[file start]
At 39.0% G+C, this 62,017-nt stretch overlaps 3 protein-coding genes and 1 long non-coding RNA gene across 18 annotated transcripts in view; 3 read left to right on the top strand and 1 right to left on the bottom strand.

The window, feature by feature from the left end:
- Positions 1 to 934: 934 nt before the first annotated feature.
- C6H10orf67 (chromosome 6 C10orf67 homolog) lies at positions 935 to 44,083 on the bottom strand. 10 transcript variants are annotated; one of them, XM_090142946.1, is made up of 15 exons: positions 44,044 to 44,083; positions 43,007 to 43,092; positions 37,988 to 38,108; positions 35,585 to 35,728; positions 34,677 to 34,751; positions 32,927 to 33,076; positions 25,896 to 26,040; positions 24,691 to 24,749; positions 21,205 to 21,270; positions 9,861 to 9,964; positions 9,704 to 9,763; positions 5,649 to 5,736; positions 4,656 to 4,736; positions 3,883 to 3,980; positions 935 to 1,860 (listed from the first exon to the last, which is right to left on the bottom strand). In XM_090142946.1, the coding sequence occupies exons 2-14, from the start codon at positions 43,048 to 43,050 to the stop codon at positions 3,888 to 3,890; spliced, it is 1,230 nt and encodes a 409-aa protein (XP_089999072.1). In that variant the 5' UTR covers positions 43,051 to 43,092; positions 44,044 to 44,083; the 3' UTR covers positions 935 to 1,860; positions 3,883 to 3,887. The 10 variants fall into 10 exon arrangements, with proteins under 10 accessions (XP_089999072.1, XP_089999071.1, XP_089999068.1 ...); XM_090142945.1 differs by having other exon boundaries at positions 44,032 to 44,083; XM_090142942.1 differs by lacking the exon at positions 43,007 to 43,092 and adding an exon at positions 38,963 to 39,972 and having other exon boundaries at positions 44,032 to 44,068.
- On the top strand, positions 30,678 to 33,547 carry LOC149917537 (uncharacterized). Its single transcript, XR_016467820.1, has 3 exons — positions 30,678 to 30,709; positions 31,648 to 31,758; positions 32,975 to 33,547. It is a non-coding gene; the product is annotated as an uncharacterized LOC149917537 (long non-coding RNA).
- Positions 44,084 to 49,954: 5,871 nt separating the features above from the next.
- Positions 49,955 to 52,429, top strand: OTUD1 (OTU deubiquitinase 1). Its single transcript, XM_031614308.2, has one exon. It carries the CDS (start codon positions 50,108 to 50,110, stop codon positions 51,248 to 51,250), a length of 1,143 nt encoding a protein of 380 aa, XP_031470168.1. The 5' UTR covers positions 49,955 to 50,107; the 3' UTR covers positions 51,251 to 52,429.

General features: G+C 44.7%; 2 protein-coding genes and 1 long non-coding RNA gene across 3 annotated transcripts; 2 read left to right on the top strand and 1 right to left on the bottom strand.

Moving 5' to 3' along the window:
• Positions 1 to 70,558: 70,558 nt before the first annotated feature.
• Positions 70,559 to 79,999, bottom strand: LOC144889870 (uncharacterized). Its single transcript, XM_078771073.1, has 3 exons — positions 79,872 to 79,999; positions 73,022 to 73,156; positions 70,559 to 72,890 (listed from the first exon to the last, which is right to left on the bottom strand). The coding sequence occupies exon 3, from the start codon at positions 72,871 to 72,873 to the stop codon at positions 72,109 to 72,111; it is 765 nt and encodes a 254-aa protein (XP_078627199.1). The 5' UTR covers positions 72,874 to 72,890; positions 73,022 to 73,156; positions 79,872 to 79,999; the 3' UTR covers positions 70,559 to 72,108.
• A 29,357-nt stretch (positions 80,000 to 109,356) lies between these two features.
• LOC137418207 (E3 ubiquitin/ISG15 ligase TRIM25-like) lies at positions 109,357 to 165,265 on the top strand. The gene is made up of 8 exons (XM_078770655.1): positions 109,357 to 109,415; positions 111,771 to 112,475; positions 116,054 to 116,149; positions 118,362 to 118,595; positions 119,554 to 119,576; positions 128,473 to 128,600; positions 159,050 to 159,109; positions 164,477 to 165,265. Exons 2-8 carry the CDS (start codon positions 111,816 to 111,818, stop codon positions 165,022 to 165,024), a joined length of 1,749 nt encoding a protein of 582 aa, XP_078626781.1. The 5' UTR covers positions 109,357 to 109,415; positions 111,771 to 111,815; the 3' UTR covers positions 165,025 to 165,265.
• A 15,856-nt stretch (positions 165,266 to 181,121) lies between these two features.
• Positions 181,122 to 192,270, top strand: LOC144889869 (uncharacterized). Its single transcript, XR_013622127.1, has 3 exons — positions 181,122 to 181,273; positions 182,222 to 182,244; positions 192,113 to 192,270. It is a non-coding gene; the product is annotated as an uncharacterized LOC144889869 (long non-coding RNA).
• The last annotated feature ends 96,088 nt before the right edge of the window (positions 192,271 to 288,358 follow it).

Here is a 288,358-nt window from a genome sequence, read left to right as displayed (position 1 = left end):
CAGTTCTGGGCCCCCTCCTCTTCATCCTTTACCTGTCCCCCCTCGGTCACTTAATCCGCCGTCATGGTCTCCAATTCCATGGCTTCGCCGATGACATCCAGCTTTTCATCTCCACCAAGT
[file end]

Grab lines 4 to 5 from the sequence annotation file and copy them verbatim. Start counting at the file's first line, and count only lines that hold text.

- C6H10orf67 (chromosome 6 C10orf67 homolog) lies at positions 935 to 44,083 on the bottom strand. 10 transcript variants are annotated; one of them, XM_090142946.1, is made up of 15 exons: positions 44,044 to 44,083; positions 43,007 to 43,092; positions 37,988 to 38,108; positions 35,585 to 35,728; positions 34,677 to 34,751; positions 32,927 to 33,076; positions 25,896 to 26,040; positions 24,691 to 24,749; positions 21,205 to 21,270; positions 9,861 to 9,964; positions 9,704 to 9,763; positions 5,649 to 5,736; positions 4,656 to 4,736; positions 3,883 to 3,980; positions 935 to 1,860 (listed from the first exon to the last, which is right to left on the bottom strand). In XM_090142946.1, the coding sequence occupies exons 2-14, from the start codon at positions 43,048 to 43,050 to the stop codon at positions 3,888 to 3,890; spliced, it is 1,230 nt and encodes a 409-aa protein (XP_089999072.1). In that variant the 5' UTR covers positions 43,051 to 43,092; positions 44,044 to 44,083; the 3' UTR covers positions 935 to 1,860; positions 3,883 to 3,887. The 10 variants fall into 10 exon arrangements, with proteins under 10 accessions (XP_089999072.1, XP_089999071.1, XP_089999068.1 ...); XM_090142945.1 differs by having other exon boundaries at positions 44,032 to 44,083; XM_090142942.1 differs by lacking the exon at positions 43,007 to 43,092 and adding an exon at positions 38,963 to 39,972 and having other exon boundaries at positions 44,032 to 44,068.
- On the top strand, positions 30,678 to 33,547 carry LOC149917537 (uncharacterized). Its single transcript, XR_016467820.1, has 3 exons — positions 30,678 to 30,709; positions 31,648 to 31,758; positions 32,975 to 33,547. It is a non-coding gene; the product is annotated as an uncharacterized LOC149917537 (long non-coding RNA).